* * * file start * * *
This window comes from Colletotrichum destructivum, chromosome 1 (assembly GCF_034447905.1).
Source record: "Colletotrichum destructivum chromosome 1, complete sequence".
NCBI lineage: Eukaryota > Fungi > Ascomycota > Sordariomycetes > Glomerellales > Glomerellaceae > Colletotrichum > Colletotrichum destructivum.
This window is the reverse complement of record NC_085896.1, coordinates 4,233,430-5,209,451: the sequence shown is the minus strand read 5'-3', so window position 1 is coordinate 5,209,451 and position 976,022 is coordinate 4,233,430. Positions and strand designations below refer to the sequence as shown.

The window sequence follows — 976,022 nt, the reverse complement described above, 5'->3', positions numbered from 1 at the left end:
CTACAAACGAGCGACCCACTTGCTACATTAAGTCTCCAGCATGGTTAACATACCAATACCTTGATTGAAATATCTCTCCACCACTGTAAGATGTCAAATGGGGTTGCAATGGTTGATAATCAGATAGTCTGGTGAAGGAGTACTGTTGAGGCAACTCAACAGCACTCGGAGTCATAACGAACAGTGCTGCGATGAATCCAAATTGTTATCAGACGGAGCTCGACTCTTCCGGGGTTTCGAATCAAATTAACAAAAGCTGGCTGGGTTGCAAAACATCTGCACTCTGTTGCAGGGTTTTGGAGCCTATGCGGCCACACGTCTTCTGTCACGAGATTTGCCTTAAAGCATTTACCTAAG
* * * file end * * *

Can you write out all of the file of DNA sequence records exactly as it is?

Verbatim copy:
This window comes from Colletotrichum destructivum, chromosome 1 (assembly GCF_034447905.1).
Source record: "Colletotrichum destructivum chromosome 1, complete sequence".
NCBI lineage: Eukaryota > Fungi > Ascomycota > Sordariomycetes > Glomerellales > Glomerellaceae > Colletotrichum > Colletotrichum destructivum.
This window is the reverse complement of record NC_085896.1, coordinates 4,233,430-5,209,451: the sequence shown is the minus strand read 5'-3', so window position 1 is coordinate 5,209,451 and position 976,022 is coordinate 4,233,430. Positions and strand designations below refer to the sequence as shown.

The window sequence follows — 976,022 nt, the reverse complement described above, 5'->3', positions numbered from 1 at the left end:
CTACAAACGAGCGACCCACTTGCTACATTAAGTCTCCAGCATGGTTAACATACCAATACCTTGATTGAAATATCTCTCCACCACTGTAAGATGTCAAATGGGGTTGCAATGGTTGATAATCAGATAGTCTGGTGAAGGAGTACTGTTGAGGCAACTCAACAGCACTCGGAGTCATAACGAACAGTGCTGCGATGAATCCAAATTGTTATCAGACGGAGCTCGACTCTTCCGGGGTTTCGAATCAAATTAACAAAAGCTGGCTGGGTTGCAAAACATCTGCACTCTGTTGCAGGGTTTTGGAGCCTATGCGGCCACACGTCTTCTGTCACGAGATTTGCCTTAAAGCATTTACCTAAG